23. 23. Filtering file descriptors • Accept() syscall returns FD • Track FDs returned • Checked if they’re passed in to: – Read – Write • Stop tracking on close() Accept 6,7,86 Read(6) Write(6) Read(9) Write(9)
  24. 24. Aggregatemap Coverage map • Coverage maps are per read/write gate • You get several maps for one connection • Allows fuzzing a specific state • Can also aggregate code coverage between gate functions Accept Read(6) Write(6) Read(6) Write(6) Read(6) Close(6) Map 1 Map 2 Map 3
  25. 25. Ugly diagram Accept => 6 6, 7, …, fd Read(6) Write(6) Close(6) Heat Map Network FD list Do stuff
  26. 26. UDP • Exact same thing, but track: – Recvfrom/recvmsg – Sendto/sendmsg • Generalization is possible to any syscall sequence • Could use similar grammar to seccomp BPF
  27. 27. Netcov • “Simple” pintool: https://github.com/alexmgr/netcov • Generate code coverage maps at runtime • Write them to a pipe • Reverse of fuzzing talks, here fuzzing is up to you ;) • Sidekick: netcallgraph: – Generates runtime callgraph • A dummy fuzzing example: https://github.com/alexmgr/netcov-client
  28. 28. It’s a PoC… • Limitations: – Read hangs – Select/poll – No crash detection – No ASAN to catch memory errors – Hit map format is text based • Works well: – Multithreaded daemons – Heatmap is per FD=> allows concurrent fuzzing – Mutation independent – Source code independent • It’s a demo, not a tool
  29. 29. Netcov flow Netcov Daemon Client (Fuzzer, …) Coverage Protocol
  30. 30. Demo • Demo daemon, magic packet: “ABC1234567890i”: if (read(conn_desc, buff, sizeof(buff) - 1) > 0) { printf("Received %sn", buff); if (buff[0] == 'A') { printf("Took first branchn"); if (buff[1] == 'B') { printf("Took second branchn"); if (buff[2] == 'C') { printf("Took third branchn"); if (strncmp(buff + 3, "1234567890", 10) == 0) { printf("Good job!n"); char *num = buff + 13; printf("Got num: %dn", atoi(num)); int i = 0; for (i = 0; i < atoi(num); i++) { printf("%d..", i); } write(conn_desc, "Good job!", 10);
  31. 31. Example netcallgraph
  32. 32. Fuzzing demo • Start with an input value • Byteflip it • Measure coverage 1. If coverage increases, keep as best input 2. Mutate 3. Repeat 1.
  33. 33. REAL WORLD EXAMPLE – RDP PROTOCOL
  34. 34. RDP – Remote Desktop Protocol • TCP Protocol on port 3389 • Originally on Windows variants • Ported to most Unix Environments – XRDP • Clients available on all Linux, Mac, Windows flavors
  35. 35. Weaponizing the ‘netcov’ PoC Send Next Mutated Packet XRDP Server Netcov Binary Tracing /tmp/netcovmap Receive Binary Trace between (recv, send) Fitness function (Unique Code Coverage) Feedback on Packet Quality Load RDP Wireshark Trace Identify Packet to Play With Mutation Strategy – Based on Feedback Process Feedback Result Generation Synchronization Problem
  36. 36. XRDP Packet Analysis Results Restricting the trace to libxrdp ONLY Base Pkt: 0300002621e00000000000436f6f6b69653a206d737473686173683d0d0a0100080003000000 Baseline: write:8=libxrdp.so.0+14816->libxrdp.so.0+14840:1;libxrdp.so.0+14840- >libxrdp.so.0+14881:1;libxrdp.so.0+14881->libxrdp.so.0+47232:1;libxrdp.so.0+14904- >libxrdp.so.0+14908:1;libxrdp.so.0+14908->libxrdp.so.0+14924:1;libxrdp.so.0+14924- >libxrdp.so.0+14949:1;libxrdp.so.0+14949->libxrdp.so.0+14989:1;libxrdp.so.0+14989- >libxrdp.so.0+15369:1;libxrdp.so.0+15348->libxrdp.so.0+15352:1;libxrdp.so.0+15352- >libxrdp.so.0+14816:1;libxrdp.so.0+15369->libxrdp.so.0+15424:1;libxrdp.so.0+15424- >libxrdp.so.0+15434:1;libxrdp.so.0+15434->libxrdp.so.0+47152:1;libxrdp.so.0+15446- >libxrdp.so.0+15450:1;libxrdp.so.0+15450->libxrdp.so.0+47344:1;libxrdp.so.0+47152- >libxrdp.so.0+47165:1;libxrdp.so.0+47165->libxrdp.so.0+15446:1;libxrdp.so.0+47232- >libxrdp.so.0+47249:1;libxrdp.so.0+47249->libxrdp.so.0+47280:1;libxrdp.so.0+47280- >libxrdp.so.0+14904:1;libxrdp.so.0+47280->libxrdp.so.0+15348:1;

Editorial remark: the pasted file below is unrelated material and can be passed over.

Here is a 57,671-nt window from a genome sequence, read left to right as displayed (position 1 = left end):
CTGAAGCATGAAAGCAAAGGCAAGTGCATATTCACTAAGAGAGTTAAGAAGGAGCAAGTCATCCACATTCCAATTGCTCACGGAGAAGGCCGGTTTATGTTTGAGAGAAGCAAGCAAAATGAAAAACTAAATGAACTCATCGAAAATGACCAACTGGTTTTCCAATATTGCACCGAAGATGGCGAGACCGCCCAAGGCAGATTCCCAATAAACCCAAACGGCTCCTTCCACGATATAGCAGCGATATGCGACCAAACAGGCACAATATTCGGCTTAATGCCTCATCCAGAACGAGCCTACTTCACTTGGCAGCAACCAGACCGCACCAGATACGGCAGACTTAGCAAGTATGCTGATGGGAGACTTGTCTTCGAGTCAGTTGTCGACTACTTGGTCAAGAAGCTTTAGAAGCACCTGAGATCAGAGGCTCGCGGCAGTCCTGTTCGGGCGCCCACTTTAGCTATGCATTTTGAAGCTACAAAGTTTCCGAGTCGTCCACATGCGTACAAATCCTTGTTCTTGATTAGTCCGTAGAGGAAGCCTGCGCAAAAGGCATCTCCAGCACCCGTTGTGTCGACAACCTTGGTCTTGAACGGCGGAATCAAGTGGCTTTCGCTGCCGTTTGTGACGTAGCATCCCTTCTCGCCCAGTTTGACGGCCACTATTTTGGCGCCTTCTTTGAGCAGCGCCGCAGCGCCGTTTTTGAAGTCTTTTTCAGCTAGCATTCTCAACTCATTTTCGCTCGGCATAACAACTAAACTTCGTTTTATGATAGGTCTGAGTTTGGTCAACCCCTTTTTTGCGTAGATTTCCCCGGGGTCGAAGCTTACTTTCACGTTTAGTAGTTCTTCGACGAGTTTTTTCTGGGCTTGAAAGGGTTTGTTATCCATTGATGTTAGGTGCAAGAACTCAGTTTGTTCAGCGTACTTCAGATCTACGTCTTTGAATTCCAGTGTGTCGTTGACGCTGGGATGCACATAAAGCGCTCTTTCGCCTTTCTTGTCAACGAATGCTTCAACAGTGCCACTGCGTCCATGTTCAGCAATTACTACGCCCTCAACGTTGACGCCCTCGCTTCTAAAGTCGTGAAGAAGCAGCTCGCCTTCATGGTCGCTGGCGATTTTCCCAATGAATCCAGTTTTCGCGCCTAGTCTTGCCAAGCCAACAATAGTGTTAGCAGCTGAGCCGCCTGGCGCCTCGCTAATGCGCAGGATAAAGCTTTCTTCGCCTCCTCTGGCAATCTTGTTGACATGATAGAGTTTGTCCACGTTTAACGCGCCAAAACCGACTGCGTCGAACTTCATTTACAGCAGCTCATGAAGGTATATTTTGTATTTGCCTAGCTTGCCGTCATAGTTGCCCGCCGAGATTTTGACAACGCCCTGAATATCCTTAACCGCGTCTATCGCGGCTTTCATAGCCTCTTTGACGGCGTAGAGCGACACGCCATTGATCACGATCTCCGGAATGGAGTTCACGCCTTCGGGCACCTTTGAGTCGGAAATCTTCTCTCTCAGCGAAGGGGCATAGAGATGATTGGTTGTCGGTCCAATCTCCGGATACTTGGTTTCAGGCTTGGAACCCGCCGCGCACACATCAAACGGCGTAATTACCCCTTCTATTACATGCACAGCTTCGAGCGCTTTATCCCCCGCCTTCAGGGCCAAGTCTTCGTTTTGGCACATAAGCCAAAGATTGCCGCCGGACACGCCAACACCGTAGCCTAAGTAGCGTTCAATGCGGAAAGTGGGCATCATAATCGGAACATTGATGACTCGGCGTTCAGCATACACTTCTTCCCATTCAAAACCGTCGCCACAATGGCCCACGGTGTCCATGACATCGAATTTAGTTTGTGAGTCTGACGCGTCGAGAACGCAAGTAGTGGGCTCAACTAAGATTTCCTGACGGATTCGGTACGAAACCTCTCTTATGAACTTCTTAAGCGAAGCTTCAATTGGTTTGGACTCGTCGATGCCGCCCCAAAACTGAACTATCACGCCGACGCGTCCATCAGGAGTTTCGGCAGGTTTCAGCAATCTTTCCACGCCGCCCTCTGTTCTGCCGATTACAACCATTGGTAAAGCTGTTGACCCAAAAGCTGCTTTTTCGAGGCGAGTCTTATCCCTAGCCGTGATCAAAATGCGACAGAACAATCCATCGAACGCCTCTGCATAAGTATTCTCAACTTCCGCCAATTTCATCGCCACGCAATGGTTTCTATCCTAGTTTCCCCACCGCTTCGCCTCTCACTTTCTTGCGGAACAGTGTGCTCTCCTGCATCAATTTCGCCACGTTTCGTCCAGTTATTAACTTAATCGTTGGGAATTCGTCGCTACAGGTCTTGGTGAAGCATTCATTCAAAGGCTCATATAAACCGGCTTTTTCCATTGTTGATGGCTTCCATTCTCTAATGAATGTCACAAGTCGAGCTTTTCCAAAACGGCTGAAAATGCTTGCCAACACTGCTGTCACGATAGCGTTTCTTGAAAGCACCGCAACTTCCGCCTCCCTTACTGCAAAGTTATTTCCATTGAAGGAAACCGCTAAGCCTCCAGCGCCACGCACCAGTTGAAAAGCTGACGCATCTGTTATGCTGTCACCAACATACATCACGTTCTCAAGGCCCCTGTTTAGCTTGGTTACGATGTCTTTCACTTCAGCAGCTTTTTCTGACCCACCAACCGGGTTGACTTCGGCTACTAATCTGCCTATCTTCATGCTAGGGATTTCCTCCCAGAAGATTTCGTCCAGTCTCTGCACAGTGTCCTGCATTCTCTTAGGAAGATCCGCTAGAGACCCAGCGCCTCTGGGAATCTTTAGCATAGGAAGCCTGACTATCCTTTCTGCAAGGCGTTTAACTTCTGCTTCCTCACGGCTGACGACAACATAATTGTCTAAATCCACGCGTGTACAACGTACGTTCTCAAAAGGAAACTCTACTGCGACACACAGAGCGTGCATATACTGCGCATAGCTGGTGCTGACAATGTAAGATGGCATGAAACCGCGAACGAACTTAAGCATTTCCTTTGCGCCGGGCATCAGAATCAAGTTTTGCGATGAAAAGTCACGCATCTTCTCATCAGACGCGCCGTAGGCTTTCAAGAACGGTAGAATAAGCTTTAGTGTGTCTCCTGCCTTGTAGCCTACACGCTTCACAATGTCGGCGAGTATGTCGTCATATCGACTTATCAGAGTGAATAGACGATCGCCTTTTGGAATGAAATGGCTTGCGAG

37. 37. Results Packet 0: (To RDP Server) [(0, 0, 'CONTROL'), (1, 1, 'DATA'), (2, 3, 'MAGIC'), (4, 4, 'DATA'), (5, 5, 'CONTROL'), (6, 37, 'DATA')]
  38. 38. Results Packet 0: (To RDP Server) [(0, 0, 'CONTROL'), (1, 1, 'DATA'), (2, 3, 'MAGIC'), (4, 4, 'DATA'), (5, 5, 'CONTROL'), (6, 37, 'DATA')]
  39. 39. Results Packet 0: (To RDP Server) [(0, 0, 'CONTROL'), (1, 1, 'DATA'), (2, 3, 'MAGIC'), (4, 4, 'DATA'), (5, 5, 'CONTROL'), (6, 37, 'DATA')]
  40. 40. XRDP Implementation Analysis • Analysis of the 1st Packet: – Byte (1) mutation leads to control flow change – Bytes (3,4) are length of the packet. Verified before further processing. – Byte (5) is length of x224CRQ Header. Not verified before processing or may lead to over-read. – Byte (6) mutation leads to control flow change – Bytes (7,38) is DATA. Fuzzable with different Control Flow bits.
  41. 41. Who in the room cannot write a fuzzer now ?
  42. 42. CONCLUSION
  43. 43. Conclusion • Much to do in the world of network fuzzing • Still stuck with: – Dumb mutation fuzzers – Model based fuzzers – Slowness • We present “just” a glimpse of what CAN be achieved
  44. 44. Thank You 
  • HuyNgo5

    Sep. 7, 2016

This presentation shows that code coverage guided fuzzing is possible in the context of network daemon fuzzing. Some fuzzers are blackbox while others are protocol aware. Even ones which are made protocol aware, fuzzer writers typically model the protocol specification and implement packet awareness logic in the fuzzer. Unfortunately, just because the fuzzer is protocol aware, it does not guarantee that sufficient code paths have been reached. The presentation deals with specific scenarios where the target protocol is completely unknown (proprietary) and no source code or protocol specs are accessible. The tool developed builds a feedback loop between the client and the server components using the concept of "gate functions". A gate function triggers monitoring. The pintool component tracks the binary code coverage for all the functions untill it reaches an exit gate. By instrumenting such gated functions, the tool is able to measure code coverage during packet processing.